What Is A Click Up?
Fancy a beer?
A text message that is seldom ignored. Matt pops over for a catch up and while we chat, remembers something. Across the table slides a jumble of anodised green steel. I look up, and he confirms my suspicions, it’s gear review time again. I recognise the Climbing Technology Click-Up from the previous week.
The first time I encountered the Click-Up was with at the Mont-Blanc Escalade indoor wall. I was passed the device to try out and was more than a little dubious about it. I have personally always used a belay plate. I often use half ropes or need to abseil on a single rope, so prefer a plate. I’ve always found Grigris too much faff, never really got the knack of paying out rope smoothly.
The Click-Up seemed to me like an unnecessary progression, in particular, the need to ‘click’ the device out of the locked mode. I belayed Matt at the wall hesitantly, grateful that he was warming up (so probably wouldn’t fall off). Somewhat to my surprise, a pitch of rope passed through the device without accidentally locking, or causing me to short rope Matt. At the top, he leant on the rope and the device hopped up with an audible, but fairly satisfying ‘click’.
I realised the biggest problem with the Click-Up...what is it?
Tilting the device forward, I let the rope slide through and Matt returned to the ground with as much grace as I’ve ever seen him display, although that’s not saying a lot. I handed the plate back, agreeing that it was better than I’d expected, and thought nothing of it.
Fast forward a week and it’s time to go cragging. I grab my usual climbing bag, cram in a few cereal bars (I need sponsorship) and make for the door. As I leave, I pass by where the Click-Up is sitting, exactly where it stopped sliding across the table the night before.
With a sigh I wedge it into to the top of the overfilled pack. At the crag I get the Click-Up out of the bag (its blocking in the cereal bars). My mate, Seamus, looks at the device warily, asking what it is. I’ve forgotten the name. “It’s a belay, err… box”. And here I realised the biggest problem with the Click-Up...what is it? It’s not really a belay plate, having a locking function and moving parts, minimal as they may be, and it isn’t a Grigri. I offered to be the test dummy and handed over the box, giving him a quick briefing so that I would be able to make it back down.
This time we were using my old, stiff, fat single rope, which, at 10.5mm was right at the maximum limit for the Click-Up. Some while later I was returned to ground level, “It works pretty well” said Seamus gesturing at the Click-Up.
It hadn’t jammed once, and although paying out and lowering were a little stiff, the fat rope worked well with the Click-Up. “Can you abseil on it?” Seamus asked. I didn’t know the answer but made a mental note of checking. Impressed with the belay box, I left it in my bag for the next outing.
Eventually, I got round to buying a new rope. Much thinner than my old rope; we hit the crag to reap the sweet gains that would surely follow my purchase. At a mere 8.9mm, this rope flowed much more easily through the Click-Up. In particular, lowering off was a much more rapid affair than previously. My climbing partner mentioned that the rope had started to slip a little in the locked mode, but only because he had released the dead end of the rope. While this is worth noting, its not really a good habit to get into, even if everyone at the crag is doing it with their Grigri’s. Never let go of the dead end of the rope.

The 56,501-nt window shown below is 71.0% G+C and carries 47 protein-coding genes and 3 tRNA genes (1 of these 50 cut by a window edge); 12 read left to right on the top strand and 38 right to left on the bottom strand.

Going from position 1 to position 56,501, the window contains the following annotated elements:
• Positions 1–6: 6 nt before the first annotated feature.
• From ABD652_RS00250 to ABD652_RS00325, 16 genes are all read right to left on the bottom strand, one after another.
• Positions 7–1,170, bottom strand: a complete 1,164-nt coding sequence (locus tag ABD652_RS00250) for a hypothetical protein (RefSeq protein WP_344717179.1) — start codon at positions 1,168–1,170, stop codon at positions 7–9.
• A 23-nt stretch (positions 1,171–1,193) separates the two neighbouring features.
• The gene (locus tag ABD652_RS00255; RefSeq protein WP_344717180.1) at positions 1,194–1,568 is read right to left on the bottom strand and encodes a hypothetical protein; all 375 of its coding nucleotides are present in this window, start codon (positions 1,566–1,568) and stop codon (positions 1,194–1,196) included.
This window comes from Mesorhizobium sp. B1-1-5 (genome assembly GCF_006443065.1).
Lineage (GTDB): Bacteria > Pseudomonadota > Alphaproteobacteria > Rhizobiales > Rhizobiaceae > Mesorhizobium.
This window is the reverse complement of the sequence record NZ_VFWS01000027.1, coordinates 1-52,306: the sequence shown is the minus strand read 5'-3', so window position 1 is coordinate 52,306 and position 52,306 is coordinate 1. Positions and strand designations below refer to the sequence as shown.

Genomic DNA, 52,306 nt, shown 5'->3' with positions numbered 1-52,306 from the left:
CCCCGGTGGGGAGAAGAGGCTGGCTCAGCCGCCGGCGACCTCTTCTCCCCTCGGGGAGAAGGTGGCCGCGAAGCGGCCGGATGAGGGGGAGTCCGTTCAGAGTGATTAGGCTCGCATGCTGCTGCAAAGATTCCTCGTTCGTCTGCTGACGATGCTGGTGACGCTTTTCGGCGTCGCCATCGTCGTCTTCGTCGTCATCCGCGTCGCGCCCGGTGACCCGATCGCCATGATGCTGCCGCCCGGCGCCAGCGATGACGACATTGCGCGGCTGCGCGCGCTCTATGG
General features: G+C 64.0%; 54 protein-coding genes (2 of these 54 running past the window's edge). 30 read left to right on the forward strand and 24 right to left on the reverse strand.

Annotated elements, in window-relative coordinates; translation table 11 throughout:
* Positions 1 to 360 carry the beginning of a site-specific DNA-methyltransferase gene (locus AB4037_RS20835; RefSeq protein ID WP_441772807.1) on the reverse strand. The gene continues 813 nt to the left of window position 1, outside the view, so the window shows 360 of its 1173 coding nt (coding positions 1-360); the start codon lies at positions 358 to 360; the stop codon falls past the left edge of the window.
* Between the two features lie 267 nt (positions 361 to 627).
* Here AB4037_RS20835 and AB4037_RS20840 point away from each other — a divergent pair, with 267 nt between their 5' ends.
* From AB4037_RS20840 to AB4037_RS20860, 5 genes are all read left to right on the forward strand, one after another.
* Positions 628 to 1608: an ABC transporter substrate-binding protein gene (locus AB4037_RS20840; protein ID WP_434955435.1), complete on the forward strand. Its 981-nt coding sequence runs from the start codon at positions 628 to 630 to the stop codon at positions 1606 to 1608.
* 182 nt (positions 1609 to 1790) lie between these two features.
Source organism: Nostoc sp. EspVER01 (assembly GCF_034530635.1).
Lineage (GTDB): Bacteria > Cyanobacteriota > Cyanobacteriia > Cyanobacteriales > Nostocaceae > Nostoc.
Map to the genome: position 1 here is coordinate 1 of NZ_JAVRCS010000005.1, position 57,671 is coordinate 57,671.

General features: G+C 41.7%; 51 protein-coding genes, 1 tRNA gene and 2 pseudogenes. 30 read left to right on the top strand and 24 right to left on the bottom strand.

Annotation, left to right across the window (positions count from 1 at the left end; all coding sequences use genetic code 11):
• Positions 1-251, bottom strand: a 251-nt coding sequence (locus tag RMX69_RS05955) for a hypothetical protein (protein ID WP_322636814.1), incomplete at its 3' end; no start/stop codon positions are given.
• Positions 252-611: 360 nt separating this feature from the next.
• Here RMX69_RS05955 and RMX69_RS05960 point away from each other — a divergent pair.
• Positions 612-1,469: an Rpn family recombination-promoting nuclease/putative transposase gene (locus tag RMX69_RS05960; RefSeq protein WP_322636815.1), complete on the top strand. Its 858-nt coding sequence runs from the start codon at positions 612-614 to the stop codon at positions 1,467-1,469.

Whilst belaying, I caught a fall, causing me to be pulled into the air. Free hanging below the first draw, I lowered myself to the ground, in principle proving that it works abseiling. However, it doesn’t mention anywhere on the website that you can use it to abseil and I wouldn’t have it on my rack if I knew I was going to need to abseil so perhaps be cautious in that regard.
So, the Click-Up, how does it stack up? Functionally, I can’t really fault the thing. It does everything that is says it does and feels really intuitive. I personally found it much easier to get used to. But now it's time to compare it to a Grigri.
The Click-Up doesn’t feel like a Grigri, it has its own character.
Any new locking device that pops onto the market will inevitably pit itself against this granddaddy of assisted breaking devices. The Click-Up doesn’t offer quite as much versatility as a Grigri which definitely does work as an abseil and has proved itself all over the world on big walls, sports crags and in various rope access trades. However, the real advantage of the Grigri is not its versatility, but its reputation. The Grigri has been around for ages and has seen several design iterations, whereas if you said “pass me the Click-Up”, you would probably need to gesture in its direction and nod a bit to get someone to understand.
The Click-Up doesn’t feel like a Grigri, it has its own character. I found, for the pure sensation of belaying, the Click-Up was actually more enjoyable to use than a Grigri. I still haven’t had it lock up on me by mistake once. However, the climbing community in particular is very restive to change, so, like much of the climbing kit we now take for granted, the Click-Up may have to stick it out on the side lines until its proven itself, but I think it’s worthy of its own identity.
So would I continue to use it? Well, it’s still at the top of that overstuffed pack. Along with the cereal bars of course.
By Ben Coope